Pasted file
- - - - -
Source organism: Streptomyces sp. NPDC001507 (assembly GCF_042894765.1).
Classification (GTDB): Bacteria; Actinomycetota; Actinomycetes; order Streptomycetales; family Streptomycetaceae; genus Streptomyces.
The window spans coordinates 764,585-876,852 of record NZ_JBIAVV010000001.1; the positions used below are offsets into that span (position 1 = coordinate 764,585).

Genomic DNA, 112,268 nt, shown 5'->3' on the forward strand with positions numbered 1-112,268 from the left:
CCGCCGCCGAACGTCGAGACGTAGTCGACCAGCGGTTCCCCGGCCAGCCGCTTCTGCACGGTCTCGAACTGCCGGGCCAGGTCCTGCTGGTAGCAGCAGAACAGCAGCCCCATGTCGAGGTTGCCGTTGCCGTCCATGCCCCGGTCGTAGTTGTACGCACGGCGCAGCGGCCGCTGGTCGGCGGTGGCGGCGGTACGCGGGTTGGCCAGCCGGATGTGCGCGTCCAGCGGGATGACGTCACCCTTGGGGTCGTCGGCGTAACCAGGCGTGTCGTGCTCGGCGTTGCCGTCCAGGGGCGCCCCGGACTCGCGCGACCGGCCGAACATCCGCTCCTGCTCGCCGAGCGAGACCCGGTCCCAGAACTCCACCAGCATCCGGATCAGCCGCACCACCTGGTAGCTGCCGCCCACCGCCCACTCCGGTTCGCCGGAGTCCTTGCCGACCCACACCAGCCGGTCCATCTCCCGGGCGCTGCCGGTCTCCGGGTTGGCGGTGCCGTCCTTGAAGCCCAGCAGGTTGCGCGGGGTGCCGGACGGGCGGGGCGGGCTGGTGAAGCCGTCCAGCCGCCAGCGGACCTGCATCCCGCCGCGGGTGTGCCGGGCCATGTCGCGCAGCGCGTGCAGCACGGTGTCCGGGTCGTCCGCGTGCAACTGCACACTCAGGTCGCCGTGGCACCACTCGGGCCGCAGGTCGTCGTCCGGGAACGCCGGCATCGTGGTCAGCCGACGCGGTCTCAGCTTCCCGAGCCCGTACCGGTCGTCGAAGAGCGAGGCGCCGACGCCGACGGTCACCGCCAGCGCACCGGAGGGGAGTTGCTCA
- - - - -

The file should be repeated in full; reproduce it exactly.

Source organism: Streptomyces sp. NPDC001507 (assembly GCF_042894765.1).
Classification (GTDB): Bacteria; Actinomycetota; Actinomycetes; order Streptomycetales; family Streptomycetaceae; genus Streptomyces.
The window spans coordinates 764,585-876,852 of record NZ_JBIAVV010000001.1; the positions used below are offsets into that span (position 1 = coordinate 764,585).

Genomic DNA, 112,268 nt, shown 5'->3' on the forward strand with positions numbered 1-112,268 from the left:
CCGCCGCCGAACGTCGAGACGTAGTCGACCAGCGGTTCCCCGGCCAGCCGCTTCTGCACGGTCTCGAACTGCCGGGCCAGGTCCTGCTGGTAGCAGCAGAACAGCAGCCCCATGTCGAGGTTGCCGTTGCCGTCCATGCCCCGGTCGTAGTTGTACGCACGGCGCAGCGGCCGCTGGTCGGCGGTGGCGGCGGTACGCGGGTTGGCCAGCCGGATGTGCGCGTCCAGCGGGATGACGTCACCCTTGGGGTCGTCGGCGTAACCAGGCGTGTCGTGCTCGGCGTTGCCGTCCAGGGGCGCCCCGGACTCGCGCGACCGGCCGAACATCCGCTCCTGCTCGCCGAGCGAGACCCGGTCCCAGAACTCCACCAGCATCCGGATCAGCCGCACCACCTGGTAGCTGCCGCCCACCGCCCACTCCGGTTCGCCGGAGTCCTTGCCGACCCACACCAGCCGGTCCATCTCCCGGGCGCTGCCGGTCTCCGGGTTGGCGGTGCCGTCCTTGAAGCCCAGCAGGTTGCGCGGGGTGCCGGACGGGCGGGGCGGGCTGGTGAAGCCGTCCAGCCGCCAGCGGACCTGCATCCCGCCGCGGGTGTGCCGGGCCATGTCGCGCAGCGCGTGCAGCACGGTGTCCGGGTCGTCCGCGTGCAACTGCACACTCAGGTCGCCGTGGCACCACTCGGGCCGCAGGTCGTCGTCCGGGAACGCCGGCATCGTGGTCAGCCGACGCGGTCTCAGCTTCCCGAGCCCGTACCGGTCGTCGAAGAGCGAGGCGCCGACGCCGACGGTCACCGCCAGCGCACCGGAGGGGAGTTGCTCA